N.S. and N.B. provincial parks see more local campers

Travel restrictions have interrupted many summer getaway plans, meaning more Maritimers than ever are choosing staycations this summer — and camping has become a popular activity.

In a typical year in Nova Scotia, just over half of all campsite reservations come from Nova Scotians; the rest come mainly from Canadians in other provinces and Americans from the nearby states, with a few campsites gaining popularity among German tourists.

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But due to COVID-19, this year is different. There isn’t any international travel, and due to public health restrictions, campgrounds are only being made available to residents of Atlantic Canada.

It’s something Nova Scotians are taking advantage of.

In July, provincial campgrounds saw about 62 per cent capacity, up one per cent from 2019.

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But the big difference was in who is camping.

“In July, 98 per cent of of our campers were Nova Scotians, compared to last year, where 58 per cent were Nova Scotians,” said Sandra Fraser, a parks promotion and development officer.

“It’s great to see Nova Scotians are rediscovering their parks, or discovering provincial parks for the first time.”

New Brunswick is experiencing something similar. In a typical year, provincial parks in the northern part of that province are largely visited by people from Quebec and Ontario, while some of the southern parks get a lot of American tourists. Without those tourists, total camp bookings are down about 20 per cent so far this year, but reservations from New Brunswickers are up 30 per cent.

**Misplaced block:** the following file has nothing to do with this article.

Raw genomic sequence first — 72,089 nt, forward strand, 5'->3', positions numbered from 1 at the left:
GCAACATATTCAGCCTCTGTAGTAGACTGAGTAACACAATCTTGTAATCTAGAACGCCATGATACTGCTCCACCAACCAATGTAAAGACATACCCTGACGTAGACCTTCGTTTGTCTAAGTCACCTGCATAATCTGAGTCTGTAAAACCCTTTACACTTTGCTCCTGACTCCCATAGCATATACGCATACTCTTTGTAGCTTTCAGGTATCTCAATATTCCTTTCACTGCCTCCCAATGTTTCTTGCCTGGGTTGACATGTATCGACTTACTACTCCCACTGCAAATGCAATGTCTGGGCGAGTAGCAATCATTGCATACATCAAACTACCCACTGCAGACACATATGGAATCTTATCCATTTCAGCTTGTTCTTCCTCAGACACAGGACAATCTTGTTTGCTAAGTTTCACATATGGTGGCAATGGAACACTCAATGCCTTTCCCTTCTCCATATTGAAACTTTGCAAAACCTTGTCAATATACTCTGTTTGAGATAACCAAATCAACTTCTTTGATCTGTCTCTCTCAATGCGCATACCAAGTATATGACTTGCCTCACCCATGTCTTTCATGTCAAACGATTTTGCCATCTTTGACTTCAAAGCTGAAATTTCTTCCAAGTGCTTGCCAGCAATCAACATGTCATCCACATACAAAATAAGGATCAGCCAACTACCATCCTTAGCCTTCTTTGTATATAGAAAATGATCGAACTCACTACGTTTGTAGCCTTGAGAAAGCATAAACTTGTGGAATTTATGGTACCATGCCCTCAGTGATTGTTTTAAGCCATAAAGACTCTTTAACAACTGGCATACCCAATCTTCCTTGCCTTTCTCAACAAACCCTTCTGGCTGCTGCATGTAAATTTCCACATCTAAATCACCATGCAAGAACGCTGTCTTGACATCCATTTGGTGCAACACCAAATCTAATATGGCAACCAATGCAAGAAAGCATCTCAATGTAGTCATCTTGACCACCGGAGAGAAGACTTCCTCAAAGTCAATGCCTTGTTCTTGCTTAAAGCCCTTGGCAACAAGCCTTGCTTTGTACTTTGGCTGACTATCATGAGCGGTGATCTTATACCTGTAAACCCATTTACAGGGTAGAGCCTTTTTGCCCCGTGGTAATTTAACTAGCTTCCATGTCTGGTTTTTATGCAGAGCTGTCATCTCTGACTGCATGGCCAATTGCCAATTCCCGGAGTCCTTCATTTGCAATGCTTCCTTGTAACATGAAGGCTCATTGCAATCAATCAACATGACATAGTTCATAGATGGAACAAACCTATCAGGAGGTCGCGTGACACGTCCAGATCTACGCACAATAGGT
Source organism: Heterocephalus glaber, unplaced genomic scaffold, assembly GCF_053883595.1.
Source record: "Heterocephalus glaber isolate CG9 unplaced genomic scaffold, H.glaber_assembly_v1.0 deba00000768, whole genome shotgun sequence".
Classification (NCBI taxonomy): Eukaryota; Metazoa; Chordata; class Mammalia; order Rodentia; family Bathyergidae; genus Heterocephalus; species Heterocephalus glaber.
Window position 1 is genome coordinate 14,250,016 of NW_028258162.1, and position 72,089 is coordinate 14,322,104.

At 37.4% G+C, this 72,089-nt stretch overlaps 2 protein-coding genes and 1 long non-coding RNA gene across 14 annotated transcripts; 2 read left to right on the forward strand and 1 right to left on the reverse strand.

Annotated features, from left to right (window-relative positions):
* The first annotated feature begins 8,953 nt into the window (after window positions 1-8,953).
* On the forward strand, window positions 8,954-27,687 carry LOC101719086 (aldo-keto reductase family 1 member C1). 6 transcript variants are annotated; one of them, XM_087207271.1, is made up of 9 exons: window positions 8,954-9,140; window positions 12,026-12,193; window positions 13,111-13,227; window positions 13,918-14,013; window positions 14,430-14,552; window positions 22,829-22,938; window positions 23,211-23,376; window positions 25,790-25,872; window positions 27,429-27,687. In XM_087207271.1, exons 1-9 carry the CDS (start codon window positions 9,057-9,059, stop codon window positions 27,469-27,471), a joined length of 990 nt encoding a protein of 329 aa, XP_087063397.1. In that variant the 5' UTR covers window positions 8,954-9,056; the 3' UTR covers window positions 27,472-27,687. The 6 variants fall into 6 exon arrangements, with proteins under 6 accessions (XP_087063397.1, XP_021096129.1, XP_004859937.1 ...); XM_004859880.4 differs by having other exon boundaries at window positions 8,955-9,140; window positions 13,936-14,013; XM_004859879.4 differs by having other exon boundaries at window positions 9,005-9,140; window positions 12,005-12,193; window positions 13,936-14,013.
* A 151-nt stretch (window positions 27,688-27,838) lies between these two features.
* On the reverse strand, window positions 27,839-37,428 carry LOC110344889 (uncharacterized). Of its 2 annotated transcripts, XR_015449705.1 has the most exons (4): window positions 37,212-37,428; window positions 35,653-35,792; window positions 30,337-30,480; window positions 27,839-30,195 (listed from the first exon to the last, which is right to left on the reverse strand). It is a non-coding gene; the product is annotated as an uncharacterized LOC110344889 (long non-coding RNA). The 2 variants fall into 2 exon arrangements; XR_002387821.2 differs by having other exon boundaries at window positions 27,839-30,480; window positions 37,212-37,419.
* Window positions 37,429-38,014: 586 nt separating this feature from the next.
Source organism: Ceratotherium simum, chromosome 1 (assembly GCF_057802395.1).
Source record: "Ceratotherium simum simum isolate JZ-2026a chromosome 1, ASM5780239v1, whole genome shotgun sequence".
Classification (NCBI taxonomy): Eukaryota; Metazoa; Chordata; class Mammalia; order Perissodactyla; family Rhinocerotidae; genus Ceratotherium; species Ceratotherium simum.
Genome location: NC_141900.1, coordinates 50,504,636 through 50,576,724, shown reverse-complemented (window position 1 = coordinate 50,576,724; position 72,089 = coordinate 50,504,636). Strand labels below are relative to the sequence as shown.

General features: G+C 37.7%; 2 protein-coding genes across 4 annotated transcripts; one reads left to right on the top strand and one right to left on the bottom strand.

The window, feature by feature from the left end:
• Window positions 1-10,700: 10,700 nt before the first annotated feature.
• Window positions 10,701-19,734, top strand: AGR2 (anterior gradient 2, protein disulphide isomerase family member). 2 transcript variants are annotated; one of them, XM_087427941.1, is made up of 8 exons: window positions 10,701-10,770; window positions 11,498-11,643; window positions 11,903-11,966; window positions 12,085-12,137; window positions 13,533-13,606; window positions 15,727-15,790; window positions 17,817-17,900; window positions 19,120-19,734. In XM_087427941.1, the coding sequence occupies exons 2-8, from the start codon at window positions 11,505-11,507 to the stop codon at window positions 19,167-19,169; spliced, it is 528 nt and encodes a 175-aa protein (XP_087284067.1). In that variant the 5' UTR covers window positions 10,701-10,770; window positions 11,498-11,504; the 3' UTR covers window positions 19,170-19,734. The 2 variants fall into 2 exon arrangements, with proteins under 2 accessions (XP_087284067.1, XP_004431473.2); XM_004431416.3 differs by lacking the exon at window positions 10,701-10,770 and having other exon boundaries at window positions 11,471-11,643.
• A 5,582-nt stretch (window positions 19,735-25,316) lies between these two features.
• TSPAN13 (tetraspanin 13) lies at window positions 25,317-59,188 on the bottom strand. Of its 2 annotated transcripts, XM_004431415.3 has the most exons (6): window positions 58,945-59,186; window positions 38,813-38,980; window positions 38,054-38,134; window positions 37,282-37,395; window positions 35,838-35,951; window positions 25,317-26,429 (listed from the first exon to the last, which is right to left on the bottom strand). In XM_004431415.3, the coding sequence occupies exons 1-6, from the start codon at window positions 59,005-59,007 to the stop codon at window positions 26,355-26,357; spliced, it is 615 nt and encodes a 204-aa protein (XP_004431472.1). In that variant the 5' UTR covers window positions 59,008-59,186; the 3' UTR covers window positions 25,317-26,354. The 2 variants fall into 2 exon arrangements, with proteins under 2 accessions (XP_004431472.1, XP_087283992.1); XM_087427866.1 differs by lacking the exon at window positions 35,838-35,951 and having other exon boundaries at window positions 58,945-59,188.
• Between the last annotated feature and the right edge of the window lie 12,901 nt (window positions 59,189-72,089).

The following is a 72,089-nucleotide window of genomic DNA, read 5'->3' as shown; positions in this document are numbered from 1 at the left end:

“What is exciting also is we’re seeing probably new campers, people who haven’t camped over the years,” said Allen Bard, director of parks in New Brunswick.

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The province has changed its marketing campaign to focus on attracting more locals this year and Bard says it’s working, with over 7,000 more New Brunswickers checking out the provincial parks this year than last.

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“COVID-19 I think really helped show people there are nice and beautiful things in the province and they’re enjoying those things right now.”

Both provinces are expecting the trend to continue through August, but there is hope that this year will help attract more regulars in future years.

“We’ve been doing lost of infrastructure improvements to our washroom facilities, and look at ways to make our facilities more accessible and we’re hoping those types of improvements will keep people coming back,” said Fraser.

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